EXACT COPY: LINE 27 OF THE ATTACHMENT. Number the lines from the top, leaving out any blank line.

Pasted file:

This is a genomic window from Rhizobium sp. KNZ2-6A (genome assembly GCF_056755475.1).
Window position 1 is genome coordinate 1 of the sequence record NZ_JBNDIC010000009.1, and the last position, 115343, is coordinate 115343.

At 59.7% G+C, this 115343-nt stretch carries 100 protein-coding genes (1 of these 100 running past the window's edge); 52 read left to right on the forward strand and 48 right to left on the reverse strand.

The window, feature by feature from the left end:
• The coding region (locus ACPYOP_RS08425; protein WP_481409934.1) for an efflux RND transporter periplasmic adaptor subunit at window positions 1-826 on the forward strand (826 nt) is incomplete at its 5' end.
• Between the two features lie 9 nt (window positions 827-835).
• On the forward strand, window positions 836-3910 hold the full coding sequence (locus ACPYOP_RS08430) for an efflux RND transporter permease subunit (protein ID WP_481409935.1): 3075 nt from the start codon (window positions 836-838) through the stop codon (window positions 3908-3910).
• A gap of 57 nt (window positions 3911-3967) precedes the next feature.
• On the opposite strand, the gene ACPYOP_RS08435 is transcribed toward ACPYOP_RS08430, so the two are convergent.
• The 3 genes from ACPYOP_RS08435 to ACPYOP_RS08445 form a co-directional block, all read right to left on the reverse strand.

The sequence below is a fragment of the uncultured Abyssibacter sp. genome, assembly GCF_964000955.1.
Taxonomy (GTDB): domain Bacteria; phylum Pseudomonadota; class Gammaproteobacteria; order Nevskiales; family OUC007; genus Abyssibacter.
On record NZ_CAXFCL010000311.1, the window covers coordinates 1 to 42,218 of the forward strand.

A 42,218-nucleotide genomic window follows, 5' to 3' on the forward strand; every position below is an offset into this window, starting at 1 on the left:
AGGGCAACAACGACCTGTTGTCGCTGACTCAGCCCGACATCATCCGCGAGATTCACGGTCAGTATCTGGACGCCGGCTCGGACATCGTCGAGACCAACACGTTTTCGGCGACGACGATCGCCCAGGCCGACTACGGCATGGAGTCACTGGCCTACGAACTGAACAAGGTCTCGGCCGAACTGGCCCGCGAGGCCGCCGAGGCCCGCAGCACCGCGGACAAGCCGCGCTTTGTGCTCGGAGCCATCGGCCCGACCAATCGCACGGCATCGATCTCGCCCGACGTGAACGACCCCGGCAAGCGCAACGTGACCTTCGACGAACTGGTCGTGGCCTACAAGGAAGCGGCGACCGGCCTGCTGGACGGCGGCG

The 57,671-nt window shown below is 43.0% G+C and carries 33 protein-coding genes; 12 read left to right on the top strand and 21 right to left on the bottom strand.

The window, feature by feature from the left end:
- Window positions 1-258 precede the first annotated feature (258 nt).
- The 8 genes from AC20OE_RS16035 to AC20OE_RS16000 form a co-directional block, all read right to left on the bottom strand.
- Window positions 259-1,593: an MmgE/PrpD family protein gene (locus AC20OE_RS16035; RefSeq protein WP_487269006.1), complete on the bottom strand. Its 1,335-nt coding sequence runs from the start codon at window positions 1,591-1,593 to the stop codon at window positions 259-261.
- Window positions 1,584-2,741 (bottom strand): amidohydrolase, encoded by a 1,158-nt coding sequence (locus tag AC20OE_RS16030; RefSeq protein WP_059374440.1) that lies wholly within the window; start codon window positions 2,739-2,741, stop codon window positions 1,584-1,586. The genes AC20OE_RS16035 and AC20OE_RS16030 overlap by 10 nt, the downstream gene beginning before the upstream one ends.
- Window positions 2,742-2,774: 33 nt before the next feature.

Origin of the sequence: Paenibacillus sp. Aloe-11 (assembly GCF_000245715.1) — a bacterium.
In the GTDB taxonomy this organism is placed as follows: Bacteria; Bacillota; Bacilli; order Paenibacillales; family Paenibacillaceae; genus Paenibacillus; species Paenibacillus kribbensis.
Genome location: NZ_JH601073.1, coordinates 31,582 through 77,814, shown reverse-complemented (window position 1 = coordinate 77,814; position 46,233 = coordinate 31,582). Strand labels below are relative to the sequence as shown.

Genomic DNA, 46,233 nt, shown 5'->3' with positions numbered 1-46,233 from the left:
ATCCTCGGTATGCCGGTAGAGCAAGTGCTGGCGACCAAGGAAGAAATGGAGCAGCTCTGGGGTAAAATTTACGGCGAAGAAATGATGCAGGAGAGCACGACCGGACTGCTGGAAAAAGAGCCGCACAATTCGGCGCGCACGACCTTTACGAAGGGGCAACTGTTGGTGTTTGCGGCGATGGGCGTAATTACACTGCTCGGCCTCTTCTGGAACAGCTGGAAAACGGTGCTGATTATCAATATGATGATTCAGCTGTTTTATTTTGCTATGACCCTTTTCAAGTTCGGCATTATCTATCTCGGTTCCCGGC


ATCCTCGGTATGCCGGTAGAGCAAGTGCTGGCGACCAAGGAAGAAATGGAGCAGCTCTGGGGTAAAATTTACGGCGAAGAAATGATGCAGGAGAGCACGACCGGACTGCTGGAAAAAGAGCCGCACAATTCGGCGCGCACGACCTTTACGAAGGGGCAACTGTTGGTGTTTGCGGCGATGGGCGTAATTACACTGCTCGGCCTCTTCTGGAACAGCTGGAAAACGGTGCTGATTATCAATATGATGATTCAGCTGTTTTATTTTGCTATGACCCTTTTCAAGTTCGGCATTATCTATCTCGGTTCCCGGC